James Madison Papers
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To James Madison from Jacob Wagner, 16 September 1805

From Jacob Wagner

Department of State 16 Septr. 1805

Dear Sir

I have been honored with your’s of the 13th. from Gray’s, where I am happy you have secured a safe and agreeable retreat. I had kept a copy of your letter to Genl. Turreau. I think it adviseable to publish the list of bills drawn by Genl. Armstrong, because it will convey useful information to the claimants, will free us from the trouble of answering numerous enquiries, and it is not too voluminous for Mr. Smith’s paper.1 The other intimations and directions of your letter shall be attended to.

I enclose a passport for a Mr. Dugarcein, and as I doubt extremely his title to it, I have left the cover open to enable you to decide from an inspection of his papers. By the inhabitants of Louisiana, who were by the Convention to be considered as citizens of the U.States, were not meant transient persons, who had not the rights of citizens of the country whilst it was Spanish; and in the present instance it only appears that the person had resided at New Orleans for 18 months previously to the cession to the U.States. I also enclose some papers for franks, having nearly exhausted those left me by Genl. Dearborn.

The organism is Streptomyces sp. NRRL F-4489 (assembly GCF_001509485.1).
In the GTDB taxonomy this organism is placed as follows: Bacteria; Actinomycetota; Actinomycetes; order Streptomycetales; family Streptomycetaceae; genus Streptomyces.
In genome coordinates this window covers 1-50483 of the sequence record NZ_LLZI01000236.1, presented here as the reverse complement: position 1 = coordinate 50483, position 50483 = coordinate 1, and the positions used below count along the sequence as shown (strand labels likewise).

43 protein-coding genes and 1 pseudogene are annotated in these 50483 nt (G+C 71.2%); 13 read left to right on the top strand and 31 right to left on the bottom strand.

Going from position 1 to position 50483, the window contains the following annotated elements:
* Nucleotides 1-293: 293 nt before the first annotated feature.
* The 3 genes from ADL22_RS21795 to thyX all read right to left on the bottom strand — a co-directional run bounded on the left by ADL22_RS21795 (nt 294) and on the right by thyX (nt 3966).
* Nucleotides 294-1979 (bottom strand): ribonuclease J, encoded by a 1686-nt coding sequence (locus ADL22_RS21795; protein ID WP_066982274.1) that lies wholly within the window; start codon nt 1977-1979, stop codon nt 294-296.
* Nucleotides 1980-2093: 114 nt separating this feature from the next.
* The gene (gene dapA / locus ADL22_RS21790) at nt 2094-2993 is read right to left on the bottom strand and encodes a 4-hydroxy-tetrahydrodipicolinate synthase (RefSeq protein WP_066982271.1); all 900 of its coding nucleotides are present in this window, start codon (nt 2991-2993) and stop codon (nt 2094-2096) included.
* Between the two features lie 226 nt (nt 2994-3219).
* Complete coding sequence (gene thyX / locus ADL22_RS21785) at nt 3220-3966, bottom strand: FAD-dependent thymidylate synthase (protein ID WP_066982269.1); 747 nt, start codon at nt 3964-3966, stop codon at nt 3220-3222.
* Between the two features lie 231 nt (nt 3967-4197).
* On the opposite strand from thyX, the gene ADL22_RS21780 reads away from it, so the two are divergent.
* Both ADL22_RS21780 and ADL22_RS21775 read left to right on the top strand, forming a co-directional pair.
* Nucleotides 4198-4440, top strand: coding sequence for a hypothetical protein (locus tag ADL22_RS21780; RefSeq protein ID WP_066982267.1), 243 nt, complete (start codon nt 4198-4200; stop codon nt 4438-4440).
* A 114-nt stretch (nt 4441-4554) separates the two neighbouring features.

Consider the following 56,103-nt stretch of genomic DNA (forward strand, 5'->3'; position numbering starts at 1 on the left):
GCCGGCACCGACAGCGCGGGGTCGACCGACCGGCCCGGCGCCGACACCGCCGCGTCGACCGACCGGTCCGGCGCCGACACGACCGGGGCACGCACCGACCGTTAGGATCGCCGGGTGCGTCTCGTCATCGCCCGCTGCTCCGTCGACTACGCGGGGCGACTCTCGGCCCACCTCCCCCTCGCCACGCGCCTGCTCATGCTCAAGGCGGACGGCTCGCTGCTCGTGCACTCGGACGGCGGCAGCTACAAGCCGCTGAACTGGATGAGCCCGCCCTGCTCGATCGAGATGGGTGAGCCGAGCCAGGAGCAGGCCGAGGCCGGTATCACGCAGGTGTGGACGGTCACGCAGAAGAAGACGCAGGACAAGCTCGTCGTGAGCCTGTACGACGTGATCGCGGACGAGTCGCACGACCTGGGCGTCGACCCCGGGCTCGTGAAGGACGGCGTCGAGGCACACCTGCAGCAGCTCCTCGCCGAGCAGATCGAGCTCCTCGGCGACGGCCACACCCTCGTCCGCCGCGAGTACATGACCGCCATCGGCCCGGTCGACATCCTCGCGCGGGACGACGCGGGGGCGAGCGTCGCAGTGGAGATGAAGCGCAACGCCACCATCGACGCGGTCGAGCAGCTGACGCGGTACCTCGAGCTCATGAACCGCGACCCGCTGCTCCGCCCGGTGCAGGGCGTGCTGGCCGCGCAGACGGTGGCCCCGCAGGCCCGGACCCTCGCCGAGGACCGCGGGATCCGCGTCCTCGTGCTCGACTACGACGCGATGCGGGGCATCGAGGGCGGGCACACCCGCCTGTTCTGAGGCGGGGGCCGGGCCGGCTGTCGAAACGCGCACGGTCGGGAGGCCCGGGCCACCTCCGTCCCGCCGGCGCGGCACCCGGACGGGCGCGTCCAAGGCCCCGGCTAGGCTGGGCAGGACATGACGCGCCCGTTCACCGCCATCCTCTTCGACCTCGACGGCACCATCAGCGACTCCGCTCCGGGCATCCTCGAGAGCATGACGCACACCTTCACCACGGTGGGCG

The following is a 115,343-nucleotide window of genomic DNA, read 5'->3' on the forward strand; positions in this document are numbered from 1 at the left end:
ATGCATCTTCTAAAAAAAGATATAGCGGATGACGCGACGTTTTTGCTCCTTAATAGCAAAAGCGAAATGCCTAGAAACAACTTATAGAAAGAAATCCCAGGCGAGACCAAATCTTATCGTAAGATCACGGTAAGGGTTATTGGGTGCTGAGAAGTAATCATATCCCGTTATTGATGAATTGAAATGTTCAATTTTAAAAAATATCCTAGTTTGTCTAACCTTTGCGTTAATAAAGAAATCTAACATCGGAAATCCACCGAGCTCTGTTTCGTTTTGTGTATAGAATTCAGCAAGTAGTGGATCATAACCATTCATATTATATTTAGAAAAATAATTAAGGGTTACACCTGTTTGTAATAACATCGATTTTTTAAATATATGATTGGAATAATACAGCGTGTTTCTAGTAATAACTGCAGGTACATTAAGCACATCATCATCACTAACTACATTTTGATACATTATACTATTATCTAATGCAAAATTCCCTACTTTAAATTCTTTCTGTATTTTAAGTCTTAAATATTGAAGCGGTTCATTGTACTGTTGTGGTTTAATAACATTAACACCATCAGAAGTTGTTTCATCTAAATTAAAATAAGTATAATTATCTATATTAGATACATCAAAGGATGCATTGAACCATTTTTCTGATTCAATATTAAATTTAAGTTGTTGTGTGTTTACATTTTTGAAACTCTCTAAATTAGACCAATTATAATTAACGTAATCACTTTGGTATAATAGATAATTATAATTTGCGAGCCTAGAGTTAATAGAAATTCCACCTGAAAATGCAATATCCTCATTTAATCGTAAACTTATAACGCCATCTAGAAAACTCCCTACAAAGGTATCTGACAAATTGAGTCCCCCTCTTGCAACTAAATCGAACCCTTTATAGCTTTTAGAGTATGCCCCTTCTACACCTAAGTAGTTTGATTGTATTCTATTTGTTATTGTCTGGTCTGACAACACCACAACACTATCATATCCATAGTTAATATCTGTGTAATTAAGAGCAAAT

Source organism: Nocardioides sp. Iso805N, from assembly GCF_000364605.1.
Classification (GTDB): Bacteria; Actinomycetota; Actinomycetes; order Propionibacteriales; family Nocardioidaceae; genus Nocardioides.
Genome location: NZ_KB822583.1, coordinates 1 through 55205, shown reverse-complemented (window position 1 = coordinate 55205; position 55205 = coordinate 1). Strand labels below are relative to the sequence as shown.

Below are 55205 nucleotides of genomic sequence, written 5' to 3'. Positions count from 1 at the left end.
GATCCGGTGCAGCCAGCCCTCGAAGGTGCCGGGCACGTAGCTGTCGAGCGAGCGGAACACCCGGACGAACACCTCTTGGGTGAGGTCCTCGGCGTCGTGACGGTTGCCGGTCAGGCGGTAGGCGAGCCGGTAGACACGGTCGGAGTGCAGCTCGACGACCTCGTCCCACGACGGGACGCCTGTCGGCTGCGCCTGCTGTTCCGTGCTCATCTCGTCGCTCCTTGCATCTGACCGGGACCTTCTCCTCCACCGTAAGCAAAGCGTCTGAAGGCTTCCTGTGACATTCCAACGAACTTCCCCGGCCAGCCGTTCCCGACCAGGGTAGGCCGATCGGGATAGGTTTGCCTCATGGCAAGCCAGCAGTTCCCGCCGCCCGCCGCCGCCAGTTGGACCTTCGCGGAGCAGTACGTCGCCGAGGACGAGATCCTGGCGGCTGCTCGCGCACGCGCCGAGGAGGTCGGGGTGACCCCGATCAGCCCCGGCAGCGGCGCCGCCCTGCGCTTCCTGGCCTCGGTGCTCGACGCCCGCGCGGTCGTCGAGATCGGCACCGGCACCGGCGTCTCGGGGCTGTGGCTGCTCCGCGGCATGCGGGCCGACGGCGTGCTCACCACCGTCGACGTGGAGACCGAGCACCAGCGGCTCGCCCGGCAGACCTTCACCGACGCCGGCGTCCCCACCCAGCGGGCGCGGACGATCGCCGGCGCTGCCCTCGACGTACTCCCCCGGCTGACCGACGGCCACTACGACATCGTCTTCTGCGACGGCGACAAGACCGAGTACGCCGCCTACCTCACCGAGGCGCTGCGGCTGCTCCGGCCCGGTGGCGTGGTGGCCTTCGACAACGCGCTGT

Instructions from Com. Barron to Eaton, cautioning him against any permanent engagements with Hamet, has been published at Baltimore, with the date of 22 March. On my observing to Mr. Gouldsborough that this letter could have barely reached its destination previously to the attack upon Derna and consequently after every arrangement had been made for the common warfare, he assured me that it ought to have been dated 22 Decr. & not March.2

Another copy of the order of June 1803 lately mentioned in the letter to Mr. Monroe as having made it [sic] first appearance at Tortola, has been imported from the East Indies (Ceylon) and is published in our papers with criminating remarks that our government had not made it publick &c.3 Among other proofs of the relaxation of the British navigation act to suit the various exigencies of war as it affects British commerce & manufactures, is the signal instance of the order lately enclosed by Mr. Erving, which admits British subjects, with out a licence specially obtained, to import and export certain articles in neutral vessels, from and to France Spain and Holland.4

Is any answer intended to be given to the memorial enclosed in Mr. Petit’s letter respecting the New Jersey’s case?5 Sincerely & with attacht. Yrs.

J. Wagner

RC (DLC). Docketed by JM.

2For the published letter from Samuel Barron to William Eaton, dated 22 Mar. 1805, see National Intelligencer, 16 Sept. 1805.

3For the article to which Wagner may have referred, see the Boston Repertory, 10 Sept. 1803. For an earlier mention of the order, see JM to James Monroe, 7 Sept. 1805, and n. 3.

4See George W. Erving to JM, 16 July 1805 (second letter), and n. 3.

5This letter has not been found, but it may have enclosed Philip Nicklin and Robert Eaglesfield Griffith’s 25 July 1805 memorial to JM.

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